• Capstone Seminar I - The goal of this course is the development and demonstration of pastoral leadership in the parish community. Students will be engaged in the practice of pastoral ministry. The seminar will address the current state of parish life in the United States. The seminar will address skills such as group facilitation, conflict management, the exercise of authority, the importance of boundaries, effective collaboration, lay empowerment, and pedagogy. Students will be asked to prepare a proposal for a pastoral project which they will implement in the second part of the capstone seminar.

  • Capstone Seminar II - The goal of this course is the development and demonstration of pastoral leadership. Students will be engaged in the practice of pastoral ministry. Students will focus on the skills needed for team building and pastoral planning. Students develop a project for the community in which they are ministering. They will implement or analyze and evaluate an existing program in which they are engaged. Students will be invited to evaluate their strengths and weaknesses in terms of pastoral leadership and examine ways in which they can hone their strengths and develop strategies for dealing with their weaknesses. They will consider how their ministry enhances and solidifies their pastoral identity. They will engage in the process of theological reflection on their ministry, their identity as a pastoral leader, the connection between ministry and their spirituality, and their project in ministry.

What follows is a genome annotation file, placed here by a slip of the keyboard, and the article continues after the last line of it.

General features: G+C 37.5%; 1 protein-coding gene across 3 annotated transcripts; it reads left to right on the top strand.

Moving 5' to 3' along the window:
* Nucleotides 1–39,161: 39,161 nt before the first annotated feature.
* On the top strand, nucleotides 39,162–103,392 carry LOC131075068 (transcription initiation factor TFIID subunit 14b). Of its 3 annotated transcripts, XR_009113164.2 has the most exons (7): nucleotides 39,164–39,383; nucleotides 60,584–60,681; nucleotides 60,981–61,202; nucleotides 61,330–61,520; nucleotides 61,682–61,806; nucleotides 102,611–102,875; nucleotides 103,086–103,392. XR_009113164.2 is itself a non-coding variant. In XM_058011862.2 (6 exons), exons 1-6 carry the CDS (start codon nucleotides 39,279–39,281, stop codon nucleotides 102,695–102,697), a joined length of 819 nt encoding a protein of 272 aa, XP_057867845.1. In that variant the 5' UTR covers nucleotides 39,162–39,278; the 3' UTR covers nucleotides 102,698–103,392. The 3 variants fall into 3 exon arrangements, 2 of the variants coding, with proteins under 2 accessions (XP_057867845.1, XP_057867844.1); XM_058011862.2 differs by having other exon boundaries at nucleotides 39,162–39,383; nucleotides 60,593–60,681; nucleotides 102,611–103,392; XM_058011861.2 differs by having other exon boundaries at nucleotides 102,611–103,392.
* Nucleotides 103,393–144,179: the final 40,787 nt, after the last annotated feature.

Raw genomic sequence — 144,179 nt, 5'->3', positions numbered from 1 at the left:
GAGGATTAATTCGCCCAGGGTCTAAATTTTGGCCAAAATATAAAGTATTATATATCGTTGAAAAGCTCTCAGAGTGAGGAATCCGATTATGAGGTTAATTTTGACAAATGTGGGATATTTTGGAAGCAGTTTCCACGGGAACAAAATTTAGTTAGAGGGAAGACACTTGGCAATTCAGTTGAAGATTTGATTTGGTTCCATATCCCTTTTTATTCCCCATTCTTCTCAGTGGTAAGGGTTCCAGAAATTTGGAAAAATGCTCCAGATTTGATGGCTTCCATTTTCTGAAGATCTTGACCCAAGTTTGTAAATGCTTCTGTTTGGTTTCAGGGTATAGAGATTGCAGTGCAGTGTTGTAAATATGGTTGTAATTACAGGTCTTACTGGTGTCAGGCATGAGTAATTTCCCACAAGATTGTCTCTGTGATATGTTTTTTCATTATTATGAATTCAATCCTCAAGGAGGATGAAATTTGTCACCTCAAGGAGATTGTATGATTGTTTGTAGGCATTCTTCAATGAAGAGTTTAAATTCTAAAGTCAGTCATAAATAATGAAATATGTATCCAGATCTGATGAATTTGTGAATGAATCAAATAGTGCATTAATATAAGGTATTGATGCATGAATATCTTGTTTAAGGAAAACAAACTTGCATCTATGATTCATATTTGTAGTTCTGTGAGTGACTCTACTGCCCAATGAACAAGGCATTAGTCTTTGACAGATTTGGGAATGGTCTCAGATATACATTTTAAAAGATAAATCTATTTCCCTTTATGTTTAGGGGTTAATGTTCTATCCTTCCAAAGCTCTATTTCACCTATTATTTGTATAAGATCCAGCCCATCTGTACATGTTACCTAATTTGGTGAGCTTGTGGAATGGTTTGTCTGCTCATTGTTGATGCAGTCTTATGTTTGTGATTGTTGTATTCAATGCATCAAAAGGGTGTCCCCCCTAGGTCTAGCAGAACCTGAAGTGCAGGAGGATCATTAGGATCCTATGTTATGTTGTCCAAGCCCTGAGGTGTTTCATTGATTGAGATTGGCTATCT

Language Requirement

Students are expected to have a reading knowledge of Latin. Since Latin is considered a prerequisite, it must be satisfied by the end of the first fall semester in the program.

Course Load

According to university regulations, the normal course load for graduate students is 12 credit hours per semester; the minimum load for full-time graduate students is eight credit hours. To fulfill prerequisites for the M.Div. program, a student is permitted to enroll for a maximum of 15 credit hours if she or he has a grade point average of 3.0 or higher and receives permission from the Associate Dean for Seminary and Ministerial Programs. Students with the requisite background can complete the Master of Divinity program within three years; ordinarily, students often complete the program in seven or eight semesters.

Grade Point Average

Students must maintain a grade point average of at least 2.75 in their coursework to be eligible for the M.Div. degree. Students who incur two or more failing grades in formal coursework are subject to academic dismissal.

Transfer Students

Students transferring into the School of Theology and Religious Studies from another institution may ask to have up to 45 credits applied to their M. Div. degree from their former institution, provided that these credits are at the grade level B or higher and are comparable to those required by the M. Div. degree as administered by the School. The Associate Dean for Seminary and Ministerial Programs will make the final decision about the number of credits to be applied.

  • Concentration in Hispanic Ministry

    The goal of the concentration in Hispanic Ministry is to prepare M. Div. students for an active role in the life of the Hispanic Catholic community in North America.